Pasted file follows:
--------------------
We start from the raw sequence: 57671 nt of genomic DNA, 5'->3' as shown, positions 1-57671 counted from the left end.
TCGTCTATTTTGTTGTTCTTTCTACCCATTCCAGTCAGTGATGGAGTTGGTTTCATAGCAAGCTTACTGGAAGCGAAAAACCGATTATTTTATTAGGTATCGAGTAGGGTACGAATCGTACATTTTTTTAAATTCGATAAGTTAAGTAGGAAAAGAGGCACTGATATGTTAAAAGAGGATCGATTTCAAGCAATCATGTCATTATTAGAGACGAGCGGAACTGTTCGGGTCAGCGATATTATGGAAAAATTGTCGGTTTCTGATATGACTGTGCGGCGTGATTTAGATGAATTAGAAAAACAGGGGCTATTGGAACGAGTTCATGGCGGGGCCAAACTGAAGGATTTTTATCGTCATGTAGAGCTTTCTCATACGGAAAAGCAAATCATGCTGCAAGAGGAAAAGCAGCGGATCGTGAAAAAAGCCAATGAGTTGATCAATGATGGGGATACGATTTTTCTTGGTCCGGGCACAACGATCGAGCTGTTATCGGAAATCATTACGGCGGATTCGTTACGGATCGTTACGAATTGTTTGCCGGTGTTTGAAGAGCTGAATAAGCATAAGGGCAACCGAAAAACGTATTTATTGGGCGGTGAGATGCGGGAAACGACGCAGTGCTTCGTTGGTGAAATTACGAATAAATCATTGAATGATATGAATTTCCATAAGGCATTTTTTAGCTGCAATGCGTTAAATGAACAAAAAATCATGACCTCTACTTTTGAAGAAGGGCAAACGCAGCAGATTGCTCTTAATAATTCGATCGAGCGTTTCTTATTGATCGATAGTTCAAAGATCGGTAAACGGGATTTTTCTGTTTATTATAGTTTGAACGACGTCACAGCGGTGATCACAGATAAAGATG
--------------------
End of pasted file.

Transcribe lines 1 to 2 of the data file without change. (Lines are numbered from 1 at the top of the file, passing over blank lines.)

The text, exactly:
We start from the raw sequence: 57671 nt of genomic DNA, 5'->3' as shown, positions 1-57671 counted from the left end.
TCGTCTATTTTGTTGTTCTTTCTACCCATTCCAGTCAGTGATGGAGTTGGTTTCATAGCAAGCTTACTGGAAGCGAAAAACCGATTATTTTATTAGGTATCGAGTAGGGTACGAATCGTACATTTTTTTAAATTCGATAAGTTAAGTAGGAAAAGAGGCACTGATATGTTAAAAGAGGATCGATTTCAAGCAATCATGTCATTATTAGAGACGAGCGGAACTGTTCGGGTCAGCGATATTATGGAAAAATTGTCGGTTTCTGATATGACTGTGCGGCGTGATTTAGATGAATTAGAAAAACAGGGGCTATTGGAACGAGTTCATGGCGGGGCCAAACTGAAGGATTTTTATCGTCATGTAGAGCTTTCTCATACGGAAAAGCAAATCATGCTGCAAGAGGAAAAGCAGCGGATCGTGAAAAAAGCCAATGAGTTGATCAATGATGGGGATACGATTTTTCTTGGTCCGGGCACAACGATCGAGCTGTTATCGGAAATCATTACGGCGGATTCGTTACGGATCGTTACGAATTGTTTGCCGGTGTTTGAAGAGCTGAATAAGCATAAGGGCAACCGAAAAACGTATTTATTGGGCGGTGAGATGCGGGAAACGACGCAGTGCTTCGTTGGTGAAATTACGAATAAATCATTGAATGATATGAATTTCCATAAGGCATTTTTTAGCTGCAATGCGTTAAATGAACAAAAAATCATGACCTCTACTTTTGAAGAAGGGCAAACGCAGCAGATTGCTCTTAATAATTCGATCGAGCGTTTCTTATTGATCGATAGTTCAAAGATCGGTAAACGGGATTTTTCTGTTTATTATAGTTTGAACGACGTCACAGCGGTGATCACAGATAAAGATG